The series included 18 males and 5 females (mean age 12.1 years). The most common symptoms were headache and vomiting (43%). Three patients had accompanying neurofibromatosis Type II (NF2). The high-grade meningioma cases with NF2 had larger tumor diameters than those without NF2 (p = 0.010). The skull base was the most common tumor site (39%). Complete resections were achieved in 11 patients after their initial operations. Adjuvant radiation therapy was performed in 9 cases. Follow-up evaluations were performed for 20 patients (mean follow-up 70 months). Ten patients experienced recurrences, 2 patients had lung metastases, and 7 patients died of the recurrence. The extent of surgery was significantly related to progression-free survival (PFS; p = 0.038). A negative progesterone receptor combined with strongly positive Bcl-2 immunoreactivity was significantly related to PFS (p = 0.001) and overall survival (p = 0.002). The MIB-1 labeling index was significantly related to overall survival (p = 0.018), whereas postoperative radiation therapy was not significantly related to PFS (p = 0.087) and overall survival (p = 0.40).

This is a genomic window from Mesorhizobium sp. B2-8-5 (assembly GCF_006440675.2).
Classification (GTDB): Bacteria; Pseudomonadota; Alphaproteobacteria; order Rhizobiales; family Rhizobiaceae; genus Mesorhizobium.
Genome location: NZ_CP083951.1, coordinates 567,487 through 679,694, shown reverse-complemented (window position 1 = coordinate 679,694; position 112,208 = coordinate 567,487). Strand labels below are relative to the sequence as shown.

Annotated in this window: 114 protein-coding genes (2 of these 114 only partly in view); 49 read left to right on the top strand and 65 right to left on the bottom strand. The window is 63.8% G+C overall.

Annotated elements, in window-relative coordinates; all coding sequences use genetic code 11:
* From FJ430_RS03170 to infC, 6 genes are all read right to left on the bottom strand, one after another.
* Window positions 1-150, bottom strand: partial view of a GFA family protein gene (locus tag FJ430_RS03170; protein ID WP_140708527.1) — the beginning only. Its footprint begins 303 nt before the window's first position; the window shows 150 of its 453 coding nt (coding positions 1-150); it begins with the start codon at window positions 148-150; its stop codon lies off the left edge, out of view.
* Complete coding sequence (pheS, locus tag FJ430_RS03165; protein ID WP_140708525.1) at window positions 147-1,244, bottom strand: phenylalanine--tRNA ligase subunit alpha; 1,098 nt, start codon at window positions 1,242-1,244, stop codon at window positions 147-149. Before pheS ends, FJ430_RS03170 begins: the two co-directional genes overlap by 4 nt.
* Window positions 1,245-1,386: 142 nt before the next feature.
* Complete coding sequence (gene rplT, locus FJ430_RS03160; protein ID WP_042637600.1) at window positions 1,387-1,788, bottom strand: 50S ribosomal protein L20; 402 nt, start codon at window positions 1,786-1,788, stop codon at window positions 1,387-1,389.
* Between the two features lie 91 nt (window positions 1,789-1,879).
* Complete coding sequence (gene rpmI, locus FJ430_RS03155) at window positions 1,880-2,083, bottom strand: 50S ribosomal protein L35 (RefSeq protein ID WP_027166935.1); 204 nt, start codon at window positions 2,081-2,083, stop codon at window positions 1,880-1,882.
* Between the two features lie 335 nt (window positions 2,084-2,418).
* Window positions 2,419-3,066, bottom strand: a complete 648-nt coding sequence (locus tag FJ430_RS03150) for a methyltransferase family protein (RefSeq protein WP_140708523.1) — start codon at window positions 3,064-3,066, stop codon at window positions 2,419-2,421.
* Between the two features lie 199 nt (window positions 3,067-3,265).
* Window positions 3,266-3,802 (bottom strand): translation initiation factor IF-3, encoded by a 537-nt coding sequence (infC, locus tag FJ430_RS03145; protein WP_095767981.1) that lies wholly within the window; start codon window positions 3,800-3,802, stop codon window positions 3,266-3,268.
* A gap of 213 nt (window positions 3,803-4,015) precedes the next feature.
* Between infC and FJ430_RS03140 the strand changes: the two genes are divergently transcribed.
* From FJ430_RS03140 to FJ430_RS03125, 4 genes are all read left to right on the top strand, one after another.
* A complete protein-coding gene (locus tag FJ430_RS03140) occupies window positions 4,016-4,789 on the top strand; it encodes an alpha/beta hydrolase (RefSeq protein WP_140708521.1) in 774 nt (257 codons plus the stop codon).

Conclusions

Childhood high-grade meningioma is a rare tumor type. Childhood high-grade meningioma has a male predominance and the basilar region is the most common tumor location. Patients with these tumors have high recurrence and mortality rates. The extent of resection is an important prognosis factor. A negative progesterone receptor combined with a strongly positive Bcl-2 immunoreaction might predict cancer recurrence. The MIB-1 labeling index correlates with the prognosis, and an MIB-1 labeling index > 3% increases the risk of recurrence in childhood high-grade meningioma. More cases should be collected, and longer follow-up periods should be obtained, to evaluate the effects of postoperative radiation therapy in childhood high-grade meningioma.

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Xiaowei Li, Zhaosheng Sun, Wangmiao Zhao, Jinrong Zhang, Jianchao Chen, Yongqian Li, Yanqiao Ye, Jinlian Zhao, Xuehui Yang, Yi Xiang, Guangjie Li, Jianhui Mao, Wenchao Zhang, Mingzhe Zhang and Wanzeng Zhang